De Blasio/Viverito Push for Paid Sick Leave Requirement for Micro Businesses At Odds with Income Inequality Rhetoric

Mayor De Blasio and his hand-picked Council Speaker Melissa Mark-Viverito are set to put forth a plan to require 5 paid sick leaves for businesses as small as 5 employees. Is this bill necessary? Employers offer paid sick leave where they can. It is also a benefit that can attract employees. In most cases, if a person is sick, an employer allows him/her to stay out. Paid sick leave as a value other than being used for actual sick time is a collective bargaining chip left to union negotiations not small businesses. Start-ups may never get off the ground if they cannot afford paid sick leave as a right. The amount of hindrances to small businesses keeps growing, from health coverage requirements that grow expensive to paid sick leave. Those immediately harmed are the low to middle income or micro businesses. What about their ability to earn an income and take care of their families? What about providing the opportunity for businesses to grow so that it makes economic sense as well as public policy sense to provide for employees when they are ill? What about jobs lost?

Perhaps it is because the Mayor has not held a job outside of government, ran or worked for a small business, that he does not understand the error in this current iteration of paid sick leave legislation. Whatever the reason, this administration has started out taking direct hits at the soft, fragile middle class and small businesses of New York City. His very first pronouncement was to put horses out of work and worse the carriage drivers with feeble explanations that perhaps they can drive tin lizzies in the park. Next was his pronouncement that those making $500k or more per year (sorry again small businessperson) should be taxed to pay for universal pre-kindergarden, even though there is money in the budget to affect a solution without additional taxes; and now further interference in budding businesses with more social engineering legislation.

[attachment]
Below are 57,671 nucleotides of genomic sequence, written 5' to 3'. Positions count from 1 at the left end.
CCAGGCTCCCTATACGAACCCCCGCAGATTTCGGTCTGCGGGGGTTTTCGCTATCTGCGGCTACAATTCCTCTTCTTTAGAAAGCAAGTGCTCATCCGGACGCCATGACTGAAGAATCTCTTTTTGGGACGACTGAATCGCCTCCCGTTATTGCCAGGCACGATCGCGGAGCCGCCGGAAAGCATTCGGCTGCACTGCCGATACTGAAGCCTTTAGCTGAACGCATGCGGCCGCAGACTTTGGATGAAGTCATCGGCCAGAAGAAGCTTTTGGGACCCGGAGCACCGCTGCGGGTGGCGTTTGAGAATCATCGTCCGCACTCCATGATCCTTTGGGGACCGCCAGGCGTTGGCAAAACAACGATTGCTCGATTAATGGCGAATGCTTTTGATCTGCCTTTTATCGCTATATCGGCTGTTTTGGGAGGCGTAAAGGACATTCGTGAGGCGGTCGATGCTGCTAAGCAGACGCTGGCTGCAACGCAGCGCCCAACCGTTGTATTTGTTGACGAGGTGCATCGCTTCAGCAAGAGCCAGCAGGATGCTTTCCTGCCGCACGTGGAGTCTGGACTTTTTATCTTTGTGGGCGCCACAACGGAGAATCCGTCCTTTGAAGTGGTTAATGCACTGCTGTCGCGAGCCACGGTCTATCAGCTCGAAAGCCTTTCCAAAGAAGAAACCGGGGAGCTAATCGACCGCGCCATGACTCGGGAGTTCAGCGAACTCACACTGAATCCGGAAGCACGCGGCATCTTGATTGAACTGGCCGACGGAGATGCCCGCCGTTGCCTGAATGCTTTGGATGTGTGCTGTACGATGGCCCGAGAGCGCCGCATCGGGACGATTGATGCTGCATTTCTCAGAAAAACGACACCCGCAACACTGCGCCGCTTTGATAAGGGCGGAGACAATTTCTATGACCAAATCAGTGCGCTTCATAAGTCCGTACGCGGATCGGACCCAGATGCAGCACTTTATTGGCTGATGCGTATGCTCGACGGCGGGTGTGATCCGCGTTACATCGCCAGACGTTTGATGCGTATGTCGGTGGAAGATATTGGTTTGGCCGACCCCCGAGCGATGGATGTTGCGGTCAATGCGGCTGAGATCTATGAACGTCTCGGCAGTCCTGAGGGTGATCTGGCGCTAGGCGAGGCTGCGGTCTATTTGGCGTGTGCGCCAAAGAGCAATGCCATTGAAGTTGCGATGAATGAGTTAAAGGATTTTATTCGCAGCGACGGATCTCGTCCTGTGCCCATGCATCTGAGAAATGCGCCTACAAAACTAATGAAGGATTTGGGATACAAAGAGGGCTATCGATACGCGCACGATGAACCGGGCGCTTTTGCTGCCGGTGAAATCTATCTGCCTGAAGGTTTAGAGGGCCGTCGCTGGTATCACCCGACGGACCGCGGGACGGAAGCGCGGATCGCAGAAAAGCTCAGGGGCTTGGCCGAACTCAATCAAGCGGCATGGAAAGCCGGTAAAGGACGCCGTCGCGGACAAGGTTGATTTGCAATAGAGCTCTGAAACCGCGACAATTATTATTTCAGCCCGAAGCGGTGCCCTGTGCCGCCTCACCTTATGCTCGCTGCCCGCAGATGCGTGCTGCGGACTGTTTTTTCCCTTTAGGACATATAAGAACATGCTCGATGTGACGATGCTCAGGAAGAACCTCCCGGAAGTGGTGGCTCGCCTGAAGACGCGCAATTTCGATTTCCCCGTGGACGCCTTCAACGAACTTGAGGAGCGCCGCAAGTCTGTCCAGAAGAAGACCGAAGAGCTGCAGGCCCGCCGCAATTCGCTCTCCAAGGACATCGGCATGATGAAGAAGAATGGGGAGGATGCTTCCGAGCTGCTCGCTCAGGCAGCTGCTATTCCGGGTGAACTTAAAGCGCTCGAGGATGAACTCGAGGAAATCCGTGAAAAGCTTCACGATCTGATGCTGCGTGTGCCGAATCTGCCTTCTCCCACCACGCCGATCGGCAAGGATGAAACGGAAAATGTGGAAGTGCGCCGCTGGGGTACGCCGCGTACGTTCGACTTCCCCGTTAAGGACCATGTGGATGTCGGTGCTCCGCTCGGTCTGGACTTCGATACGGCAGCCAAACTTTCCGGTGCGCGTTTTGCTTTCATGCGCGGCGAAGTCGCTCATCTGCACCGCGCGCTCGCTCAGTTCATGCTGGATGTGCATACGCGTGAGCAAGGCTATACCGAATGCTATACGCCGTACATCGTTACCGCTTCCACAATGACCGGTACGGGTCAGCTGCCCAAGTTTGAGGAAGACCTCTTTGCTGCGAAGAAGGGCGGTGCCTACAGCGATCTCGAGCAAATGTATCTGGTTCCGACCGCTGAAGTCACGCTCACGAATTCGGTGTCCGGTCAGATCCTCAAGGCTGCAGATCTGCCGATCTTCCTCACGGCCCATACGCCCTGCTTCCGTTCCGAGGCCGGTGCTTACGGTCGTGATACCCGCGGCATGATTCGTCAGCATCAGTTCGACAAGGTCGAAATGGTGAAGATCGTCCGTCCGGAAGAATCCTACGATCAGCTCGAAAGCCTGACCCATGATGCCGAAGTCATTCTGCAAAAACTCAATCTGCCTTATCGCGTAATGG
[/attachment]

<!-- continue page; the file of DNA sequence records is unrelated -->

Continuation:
Such pronouncements are the order of this administration, which fails to see that by its own actions adversely effecting small businesses, it promotes a City where only larger businesses can thrive and smaller ones suffer or go out of existence. Who will be able to afford to live in this city? Who will create jobs in this city? You cannot ask those who have left or will be leaving the City to find a better climate for business, for jobs or for living. It may not be the best of times, and it may not be the worst of times- but we have seen them both and this is not looking good.

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